Later today, he’ll drive 10 saddle-trained mustangs to Wickenburg, 70 miles northwest of the prison, where tomorrow he’ll auction them off in front of a crowd of about a hundred. But right now his attention is on Garrison, who’s settling in for a long training session.

Whenever the horse skitters sideways or smashes into the fence, Garrison tenses, but he doesn’t leap out of the way. A few weeks ago, in a similar situation, an inmate flinched, and the horse spooked and kicked him, shattering the guy’s tibia and fibula. This wasn’t an anomaly. Mustangs are notoriously aggressive and headstrong, and, consequently, maligned as unruly loners. Helm, who grew up training horses on his grandparents’ ranch, takes issue with the stereotype. “You have to understand the horse comes with a past. The horse comes with scars,” he says. “They’re a lot like we are—they just want peace.”

But peace has been hard to come by lately. In 1971, Congress made killing a wild mustang or burro a federal crime, and, in the years since, their numbers have exploded, with some 82,000 animals now roaming across 10 western states. Mustangs, free of natural predators and squeezed off grazing lands, have started to run afoul of developers, residents, and ranchers. As a result, gruesome horse killings have spiked. In October 2016, authorities in Arizona discovered a foal riddled with buckshot, and similar cases have cropped up in Nevada and Wyoming.

A mustang is groomed.
A mustang is groomed. Mark Peterman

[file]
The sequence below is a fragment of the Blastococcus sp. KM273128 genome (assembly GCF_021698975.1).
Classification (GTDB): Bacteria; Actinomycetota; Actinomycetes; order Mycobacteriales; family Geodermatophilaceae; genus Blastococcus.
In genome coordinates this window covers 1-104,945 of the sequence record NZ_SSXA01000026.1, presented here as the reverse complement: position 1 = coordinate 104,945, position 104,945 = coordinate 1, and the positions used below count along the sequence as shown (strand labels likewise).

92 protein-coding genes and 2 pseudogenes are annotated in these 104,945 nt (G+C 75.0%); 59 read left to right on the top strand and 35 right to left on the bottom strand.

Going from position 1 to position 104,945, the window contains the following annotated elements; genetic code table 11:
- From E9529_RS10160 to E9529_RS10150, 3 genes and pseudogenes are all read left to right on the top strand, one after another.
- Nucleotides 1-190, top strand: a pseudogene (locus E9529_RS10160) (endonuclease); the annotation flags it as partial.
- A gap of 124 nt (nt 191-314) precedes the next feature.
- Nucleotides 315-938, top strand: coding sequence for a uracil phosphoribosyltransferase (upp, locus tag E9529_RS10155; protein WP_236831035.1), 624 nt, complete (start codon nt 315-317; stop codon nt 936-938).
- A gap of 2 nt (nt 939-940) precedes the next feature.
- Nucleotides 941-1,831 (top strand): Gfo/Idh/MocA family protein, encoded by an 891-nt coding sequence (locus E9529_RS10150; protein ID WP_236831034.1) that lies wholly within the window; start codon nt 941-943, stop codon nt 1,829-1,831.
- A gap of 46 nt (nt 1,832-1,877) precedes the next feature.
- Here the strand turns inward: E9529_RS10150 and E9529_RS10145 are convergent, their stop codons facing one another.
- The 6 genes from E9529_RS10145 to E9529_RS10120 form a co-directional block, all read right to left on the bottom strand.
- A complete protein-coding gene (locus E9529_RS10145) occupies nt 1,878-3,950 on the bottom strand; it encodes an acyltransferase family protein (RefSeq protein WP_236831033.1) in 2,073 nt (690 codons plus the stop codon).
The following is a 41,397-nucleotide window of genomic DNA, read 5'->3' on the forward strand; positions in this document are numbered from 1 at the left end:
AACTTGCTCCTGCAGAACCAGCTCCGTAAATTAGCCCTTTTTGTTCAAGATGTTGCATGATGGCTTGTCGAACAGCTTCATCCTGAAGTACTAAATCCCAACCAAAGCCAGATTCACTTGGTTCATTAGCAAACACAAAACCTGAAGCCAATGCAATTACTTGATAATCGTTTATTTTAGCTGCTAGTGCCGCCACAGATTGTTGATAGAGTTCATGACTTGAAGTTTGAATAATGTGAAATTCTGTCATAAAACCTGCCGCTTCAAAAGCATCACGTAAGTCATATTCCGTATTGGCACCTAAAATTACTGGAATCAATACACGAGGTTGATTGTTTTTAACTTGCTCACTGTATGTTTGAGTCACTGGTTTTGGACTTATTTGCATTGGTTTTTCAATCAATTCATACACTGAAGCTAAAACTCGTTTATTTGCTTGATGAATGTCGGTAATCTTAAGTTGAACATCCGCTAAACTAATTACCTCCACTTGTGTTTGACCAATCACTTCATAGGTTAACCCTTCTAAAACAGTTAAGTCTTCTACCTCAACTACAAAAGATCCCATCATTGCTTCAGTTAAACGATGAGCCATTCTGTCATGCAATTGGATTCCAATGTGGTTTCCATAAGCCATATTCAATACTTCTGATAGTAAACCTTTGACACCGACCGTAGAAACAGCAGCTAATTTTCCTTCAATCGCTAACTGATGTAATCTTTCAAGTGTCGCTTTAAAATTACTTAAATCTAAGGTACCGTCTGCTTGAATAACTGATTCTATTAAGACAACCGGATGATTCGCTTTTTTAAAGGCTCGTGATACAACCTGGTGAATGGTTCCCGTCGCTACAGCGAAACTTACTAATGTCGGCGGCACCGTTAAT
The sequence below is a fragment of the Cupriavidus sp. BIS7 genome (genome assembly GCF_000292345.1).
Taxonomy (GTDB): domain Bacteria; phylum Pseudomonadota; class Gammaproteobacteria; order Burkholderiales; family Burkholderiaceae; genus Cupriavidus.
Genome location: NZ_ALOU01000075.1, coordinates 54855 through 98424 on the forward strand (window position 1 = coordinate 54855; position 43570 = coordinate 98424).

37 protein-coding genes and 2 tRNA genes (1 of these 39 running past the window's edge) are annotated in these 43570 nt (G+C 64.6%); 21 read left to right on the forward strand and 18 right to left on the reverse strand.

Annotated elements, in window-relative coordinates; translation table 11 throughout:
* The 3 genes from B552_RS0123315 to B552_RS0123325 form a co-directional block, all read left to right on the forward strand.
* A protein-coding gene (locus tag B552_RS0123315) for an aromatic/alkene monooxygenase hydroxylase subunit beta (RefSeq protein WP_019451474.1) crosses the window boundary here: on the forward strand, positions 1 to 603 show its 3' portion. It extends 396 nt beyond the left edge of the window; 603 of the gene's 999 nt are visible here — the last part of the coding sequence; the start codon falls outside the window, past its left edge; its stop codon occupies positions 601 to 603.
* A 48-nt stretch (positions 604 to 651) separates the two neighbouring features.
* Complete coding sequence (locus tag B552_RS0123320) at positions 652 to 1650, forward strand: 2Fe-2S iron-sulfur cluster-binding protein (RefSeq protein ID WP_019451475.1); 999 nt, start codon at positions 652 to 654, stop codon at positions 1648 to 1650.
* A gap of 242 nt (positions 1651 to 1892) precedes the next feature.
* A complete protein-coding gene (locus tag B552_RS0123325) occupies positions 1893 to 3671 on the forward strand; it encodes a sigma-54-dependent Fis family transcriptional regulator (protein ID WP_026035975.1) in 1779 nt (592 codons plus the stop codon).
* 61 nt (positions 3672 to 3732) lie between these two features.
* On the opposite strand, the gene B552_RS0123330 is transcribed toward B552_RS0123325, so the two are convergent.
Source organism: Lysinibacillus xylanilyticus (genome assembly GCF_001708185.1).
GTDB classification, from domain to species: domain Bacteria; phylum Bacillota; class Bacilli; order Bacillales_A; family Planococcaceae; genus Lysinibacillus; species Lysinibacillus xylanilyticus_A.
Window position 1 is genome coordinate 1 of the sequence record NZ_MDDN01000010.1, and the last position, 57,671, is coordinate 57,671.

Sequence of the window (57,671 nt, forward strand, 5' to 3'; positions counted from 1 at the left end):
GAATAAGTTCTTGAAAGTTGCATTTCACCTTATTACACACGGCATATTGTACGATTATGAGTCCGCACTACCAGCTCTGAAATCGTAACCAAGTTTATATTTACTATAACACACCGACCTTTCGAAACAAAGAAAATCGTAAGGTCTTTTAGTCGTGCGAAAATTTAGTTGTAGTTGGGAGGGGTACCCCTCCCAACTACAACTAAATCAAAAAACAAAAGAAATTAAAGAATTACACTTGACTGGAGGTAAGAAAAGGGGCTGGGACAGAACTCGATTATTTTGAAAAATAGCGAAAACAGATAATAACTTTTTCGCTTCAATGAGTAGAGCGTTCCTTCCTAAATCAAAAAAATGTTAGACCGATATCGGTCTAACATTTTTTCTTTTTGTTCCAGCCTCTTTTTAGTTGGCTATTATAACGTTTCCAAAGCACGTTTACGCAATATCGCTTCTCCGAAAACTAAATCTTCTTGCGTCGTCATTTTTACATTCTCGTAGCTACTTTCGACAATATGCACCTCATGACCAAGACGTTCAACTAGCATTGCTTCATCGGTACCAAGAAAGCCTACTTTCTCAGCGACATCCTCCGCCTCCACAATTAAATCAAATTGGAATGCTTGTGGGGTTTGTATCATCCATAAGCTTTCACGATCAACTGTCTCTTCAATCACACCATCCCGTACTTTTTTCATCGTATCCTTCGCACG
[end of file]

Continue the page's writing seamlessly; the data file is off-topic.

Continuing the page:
The BLM, insisting it has little choice, has resorted to gathering herds and housing them in a network of backcountry corrals. Over the past 45 years, it has boarded some 300,000 animals at a cost of about $2 billion, according to New York Times reporter David Philipps. Horses that are not immediately adopted often languish in long-term holding facilities, where they contract disease. In 2016, a BLM advisory board recommended euthanizing 45,000 horses in government possession, to alleviate the burden of care. The plan drew intense scrutiny and was rejected by the BLM, but officials have continued to push for mass euthanasia. The Trump administration’s 2018 fiscal budget proposal allowed for the mustangs to be sold to any buyer, including slaughterhouses, and the BLM is reviewing plans to ship tens of thousands of animals to ranches in Guyana and Russia, where no laws bar killing horses. (The BLM contends that current appropriations forbid sales to parties that destroy healthy animals.)